Nothing could have been done about the bushfires? Don’t believe it

Nothing could have been done about the bushfires? Don’t believe it

20 February 2009

published by

Australia — In the weeks and months which will follow the appalling bushfire tragedy in Victoria, one behavioural pattern will emerge.

Governments will fight strenuously to convince the public that the fires were of such unprecedented force that nothing could have been done.

I’ve already, yesterday, talked about the persistent refusal by government over many, many years to implement recommendations for fuel reduction burning.

Worse than that, where such recommendations were made, governments have actually removed all such references.

To win government, the Greens have to be accommodated, no matter the cost.

But that is just one of many failures of government in the wake of this fire tragedy.

For example, much was made last week about the fact that plans to introduce a nationwide fire alert system in time for this year’s bushfire season were torpedoed by backroom bureaucratic boffins.

And hence we get again this argument that well, nothing could have been done, the fire was so overwhelming.

Victoria had wanted an early warning system operational in time for this year’s bushfire season.

But they got so frustrated by red tape that Victorian Premier Brumby officially complained to the Prime Minister in the months leading up to this week’s tragedy.

But it was first raised with Prime Minister Rudd last June.

It was all about the fact that an early warning system means releasing a whole heap of data about people’s phone numbers or whatever, yet privacy and data security restrictions in the Telecommunications Act were delaying the scheme’s introduction.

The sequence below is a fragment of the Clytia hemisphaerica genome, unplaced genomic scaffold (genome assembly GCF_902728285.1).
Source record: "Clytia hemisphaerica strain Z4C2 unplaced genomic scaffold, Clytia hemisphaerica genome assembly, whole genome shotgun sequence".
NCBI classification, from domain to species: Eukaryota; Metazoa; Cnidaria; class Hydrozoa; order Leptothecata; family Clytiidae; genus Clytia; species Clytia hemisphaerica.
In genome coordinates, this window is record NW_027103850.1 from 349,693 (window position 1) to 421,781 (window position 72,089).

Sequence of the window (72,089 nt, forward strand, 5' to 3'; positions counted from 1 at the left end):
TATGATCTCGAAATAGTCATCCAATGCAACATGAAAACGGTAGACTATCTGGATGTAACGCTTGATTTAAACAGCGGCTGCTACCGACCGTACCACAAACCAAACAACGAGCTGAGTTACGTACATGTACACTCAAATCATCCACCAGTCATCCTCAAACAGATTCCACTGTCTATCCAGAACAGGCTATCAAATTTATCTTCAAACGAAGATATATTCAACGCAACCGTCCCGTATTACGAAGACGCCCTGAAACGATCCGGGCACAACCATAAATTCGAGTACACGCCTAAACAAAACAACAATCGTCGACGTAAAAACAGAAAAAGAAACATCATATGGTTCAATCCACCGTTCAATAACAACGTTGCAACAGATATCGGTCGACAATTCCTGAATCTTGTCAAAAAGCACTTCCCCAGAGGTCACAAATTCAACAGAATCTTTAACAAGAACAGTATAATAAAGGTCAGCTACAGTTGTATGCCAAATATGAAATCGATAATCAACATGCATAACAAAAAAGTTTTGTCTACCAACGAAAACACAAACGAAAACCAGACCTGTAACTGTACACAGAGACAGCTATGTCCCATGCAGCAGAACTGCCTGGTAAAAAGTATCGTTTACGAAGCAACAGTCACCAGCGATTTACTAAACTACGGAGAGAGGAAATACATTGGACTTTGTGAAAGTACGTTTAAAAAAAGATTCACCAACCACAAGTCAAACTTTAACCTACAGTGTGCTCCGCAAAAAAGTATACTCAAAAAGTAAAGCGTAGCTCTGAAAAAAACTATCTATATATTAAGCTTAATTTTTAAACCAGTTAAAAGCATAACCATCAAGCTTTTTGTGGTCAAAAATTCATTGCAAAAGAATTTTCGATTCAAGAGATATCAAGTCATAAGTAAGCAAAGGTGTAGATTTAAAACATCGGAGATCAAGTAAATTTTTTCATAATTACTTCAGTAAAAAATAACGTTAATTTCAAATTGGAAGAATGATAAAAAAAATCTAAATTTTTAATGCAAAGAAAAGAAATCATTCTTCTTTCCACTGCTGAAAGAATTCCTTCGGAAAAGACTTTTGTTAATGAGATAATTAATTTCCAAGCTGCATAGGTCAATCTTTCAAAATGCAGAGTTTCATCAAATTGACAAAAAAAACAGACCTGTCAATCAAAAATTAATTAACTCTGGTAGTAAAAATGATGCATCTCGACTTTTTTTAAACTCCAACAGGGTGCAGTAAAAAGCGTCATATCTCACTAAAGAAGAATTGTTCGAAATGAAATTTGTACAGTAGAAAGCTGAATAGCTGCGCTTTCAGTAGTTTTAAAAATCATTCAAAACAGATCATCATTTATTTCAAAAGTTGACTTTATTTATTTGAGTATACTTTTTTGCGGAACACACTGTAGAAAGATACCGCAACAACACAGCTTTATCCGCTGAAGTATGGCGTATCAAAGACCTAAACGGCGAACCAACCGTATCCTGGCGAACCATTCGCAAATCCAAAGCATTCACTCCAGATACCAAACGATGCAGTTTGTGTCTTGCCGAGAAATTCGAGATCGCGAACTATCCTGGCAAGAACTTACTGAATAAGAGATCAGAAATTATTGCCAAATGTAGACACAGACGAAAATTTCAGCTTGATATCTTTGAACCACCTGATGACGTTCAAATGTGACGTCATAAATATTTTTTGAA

It would have enabled the States and Territories to use a public phone number data base.

The Commonwealth owns it. The States need it. So change the legislation.

Hasn’t happened.

Now we’re told the finalisation of the legislation drafting is imminent.

The last Federal election was in November 2007.

John Howard wrote to John Brumby before that election saying he had decided to move on the system.

Then came the Federal election; the whole thing’s placed on the back burner.

But in January 2008 the Victorian Emergency Services Minister, Bob Cameron wrote to the Federal Attorney General.

Then it got stuck in COAG for nine months.

It wasn’t until Julia Gillard became acting Prime Minister on January 8 this year that she gave policy approval for the legislative change.

The draft was drawn up on February 4, days before these appalling and deadly fires.

COAG, this is all the State Governments and the Commonwealth, discussed the scheme last March, a year ago, and ordered a cost analysis to be prepared.

Now no one will reveal the cost, or who would pay.

Telstra are saying it’s ready to go, that it has the capability to send very specific messages to specific geographical locations and keep people alerted in terms of what’s happening.

It had already been trialled in Victoria in 2005.

But nothing is done.

And the Rudd Government says it’s sorry and offers condolences and apologies.

How many people’s lives would have been saved if it had moved with expedition to get an early warning system operational, and did not cave in to the Greens re back burning?

No wonder the move is on to pretend nothing could have been done.

That is a monstrous untruth.

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